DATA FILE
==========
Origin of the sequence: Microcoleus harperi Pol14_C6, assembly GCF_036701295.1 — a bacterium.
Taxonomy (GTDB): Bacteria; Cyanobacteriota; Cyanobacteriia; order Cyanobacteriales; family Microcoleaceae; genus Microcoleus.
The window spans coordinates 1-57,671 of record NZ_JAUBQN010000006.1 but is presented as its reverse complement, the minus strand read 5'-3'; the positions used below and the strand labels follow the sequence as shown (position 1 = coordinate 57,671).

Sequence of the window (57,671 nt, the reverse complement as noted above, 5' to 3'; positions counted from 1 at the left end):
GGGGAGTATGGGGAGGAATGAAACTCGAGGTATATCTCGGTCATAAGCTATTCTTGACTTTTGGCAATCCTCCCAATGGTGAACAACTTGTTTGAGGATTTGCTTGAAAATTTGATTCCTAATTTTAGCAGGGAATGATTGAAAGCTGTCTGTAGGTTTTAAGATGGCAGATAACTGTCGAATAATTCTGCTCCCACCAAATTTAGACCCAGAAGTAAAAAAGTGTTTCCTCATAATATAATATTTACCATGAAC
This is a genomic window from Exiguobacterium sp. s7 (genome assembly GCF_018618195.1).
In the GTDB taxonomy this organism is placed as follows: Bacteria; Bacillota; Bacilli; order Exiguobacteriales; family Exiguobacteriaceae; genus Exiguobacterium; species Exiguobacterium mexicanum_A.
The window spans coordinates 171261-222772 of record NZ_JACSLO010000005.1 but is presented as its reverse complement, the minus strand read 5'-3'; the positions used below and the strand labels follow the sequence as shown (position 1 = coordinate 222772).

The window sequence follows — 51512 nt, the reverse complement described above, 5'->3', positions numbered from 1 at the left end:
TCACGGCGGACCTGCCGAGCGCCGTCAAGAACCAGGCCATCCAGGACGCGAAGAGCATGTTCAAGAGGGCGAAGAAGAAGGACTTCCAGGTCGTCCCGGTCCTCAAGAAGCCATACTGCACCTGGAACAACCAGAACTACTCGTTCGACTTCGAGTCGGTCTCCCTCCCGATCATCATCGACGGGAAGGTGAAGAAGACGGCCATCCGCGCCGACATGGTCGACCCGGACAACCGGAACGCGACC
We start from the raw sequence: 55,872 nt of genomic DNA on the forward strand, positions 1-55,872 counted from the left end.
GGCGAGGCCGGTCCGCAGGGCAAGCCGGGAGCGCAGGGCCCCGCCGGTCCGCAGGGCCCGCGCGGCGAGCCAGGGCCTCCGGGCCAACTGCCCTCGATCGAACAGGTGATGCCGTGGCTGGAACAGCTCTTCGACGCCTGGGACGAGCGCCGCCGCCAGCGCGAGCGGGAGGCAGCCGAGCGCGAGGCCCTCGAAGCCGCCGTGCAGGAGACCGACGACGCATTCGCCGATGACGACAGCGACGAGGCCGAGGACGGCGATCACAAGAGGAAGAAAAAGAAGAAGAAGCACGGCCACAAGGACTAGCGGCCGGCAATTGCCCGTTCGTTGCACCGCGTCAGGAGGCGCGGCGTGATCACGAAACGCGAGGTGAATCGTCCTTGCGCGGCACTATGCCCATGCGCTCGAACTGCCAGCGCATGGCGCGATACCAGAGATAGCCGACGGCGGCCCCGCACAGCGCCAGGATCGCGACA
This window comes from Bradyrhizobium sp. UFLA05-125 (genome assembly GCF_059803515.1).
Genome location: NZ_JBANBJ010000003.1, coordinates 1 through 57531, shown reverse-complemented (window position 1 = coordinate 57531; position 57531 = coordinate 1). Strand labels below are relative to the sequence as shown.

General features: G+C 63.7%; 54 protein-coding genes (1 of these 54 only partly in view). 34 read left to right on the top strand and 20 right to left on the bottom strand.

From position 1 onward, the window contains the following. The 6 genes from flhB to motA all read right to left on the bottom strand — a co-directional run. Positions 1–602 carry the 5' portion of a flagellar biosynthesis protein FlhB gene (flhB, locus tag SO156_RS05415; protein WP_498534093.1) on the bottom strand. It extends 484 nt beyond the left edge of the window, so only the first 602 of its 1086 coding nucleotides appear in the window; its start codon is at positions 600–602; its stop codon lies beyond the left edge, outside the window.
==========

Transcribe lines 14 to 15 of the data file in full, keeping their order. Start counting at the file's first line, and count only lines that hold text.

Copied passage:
Genome location: NZ_JBANBJ010000003.1, coordinates 1 through 57531, shown reverse-complemented (window position 1 = coordinate 57531; position 57531 = coordinate 1). Strand labels below are relative to the sequence as shown.

General features: G+C 63.7%; 54 protein-coding genes (1 of these 54 only partly in view). 34 read left to right on the top strand and 20 right to left on the bottom strand.